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Putting Longevity Risk in its Place

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Pension plans run the risk that actual beneficiary lifespans can exceed those assumed in their liability projections. We estimate the risk to be about 0.4% annually in funded status terms. While longevity risk should not be ignored and can be managed, it is small relative to the market risks embedded in a typical plan’s assets and liability.
Pension plans are paying more attention to longevity risk – the chance that beneficiaries will live longer than anticipated. For those plans looking to understand and potentially manage this risk, there are some key points to consider:

    What is longevity risk? Longevity risk is not the risk that lifespans may improve in the future – lifespans are expected to improve and pension liability estimates may (or should) already incorporate that expectation. Instead, longevity risk is best viewed as the uncertainty related to the central tendency of those lifespan projections. The degree to which today’s projections are wrong about future lifespans implies an uncertainty surrounding current liability valuation and funded status.

    How is longevity risk hedged? Longevity swaps, annuity buy-ins, and terminations are available as strategies to manage the uncertainty associated with lifespan improvement projections. The pricing of an annuity product or the structure of a longevity swap will use current projections of lifespan improvements as a baseline, regardless of whether a plan’s liability valuation may be using these current projections or older assumptions. Future changes in assumptions and realized mortality rates can be hedged, while the “shock” from catching up to current assumptions obviously cannot.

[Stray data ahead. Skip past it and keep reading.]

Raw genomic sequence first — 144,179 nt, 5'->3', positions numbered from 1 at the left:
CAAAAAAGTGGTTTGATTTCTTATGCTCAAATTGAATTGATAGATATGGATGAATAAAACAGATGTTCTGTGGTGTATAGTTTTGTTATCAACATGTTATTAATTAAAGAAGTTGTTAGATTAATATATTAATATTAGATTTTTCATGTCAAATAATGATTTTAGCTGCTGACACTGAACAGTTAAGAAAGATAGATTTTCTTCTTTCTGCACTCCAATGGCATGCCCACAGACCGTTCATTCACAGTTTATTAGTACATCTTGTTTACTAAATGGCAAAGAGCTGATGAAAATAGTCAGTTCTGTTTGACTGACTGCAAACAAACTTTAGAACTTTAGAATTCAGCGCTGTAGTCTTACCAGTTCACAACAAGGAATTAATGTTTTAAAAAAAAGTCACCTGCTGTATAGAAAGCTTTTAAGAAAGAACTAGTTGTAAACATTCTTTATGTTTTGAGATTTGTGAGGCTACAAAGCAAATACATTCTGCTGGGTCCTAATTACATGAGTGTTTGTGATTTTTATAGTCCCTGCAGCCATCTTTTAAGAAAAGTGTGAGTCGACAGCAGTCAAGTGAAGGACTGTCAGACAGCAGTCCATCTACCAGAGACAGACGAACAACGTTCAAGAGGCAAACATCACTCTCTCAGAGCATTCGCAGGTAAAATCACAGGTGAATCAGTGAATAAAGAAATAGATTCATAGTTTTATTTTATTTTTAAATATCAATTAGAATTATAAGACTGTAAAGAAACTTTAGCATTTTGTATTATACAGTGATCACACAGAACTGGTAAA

How large is longevity risk? Compared to market risks, we estimate longevity risk to be small. On a stand-alone basis, this risk is about 0.4% of funded status annually (one-standard deviation range). And in the context of a typical plan’s equity market and interest rate exposures, the risk is even smaller. The chart below illustrates that longevity risk contributes a nearly imperceptible amount to total funded status volatility.1
Risk Contribution
Pension risk managers may have estimates of the liability’s sensitivity to changes in longevity. For example, we calculate that an unexpected increase in life expectancy by one year2 would increase pension obligations by 3% in present value terms for a typical plan. By way of illustration, a $1 billion liability3 would increase to $1.03 billion, an increase of $30 million.

While this may seem like a big impact, the real issue from a risk management perspective is the likelihood of this illustrative one-year increase in life expectancy. Without any sense of the probability of longevity uncertainty, it is hard to justify any action (or inaction) towards managing the risk. Pension risk managers have been left to guess at this probability, since lifespan projections used by pension actuaries typically do not include any estimate of their uncertainty.

However, mortality models can provide a likelihood estimate, which can then be applied to pension liability projections. We derive our estimate of 0.4% as a one-standard deviation range for annual longevity risk through this approach.4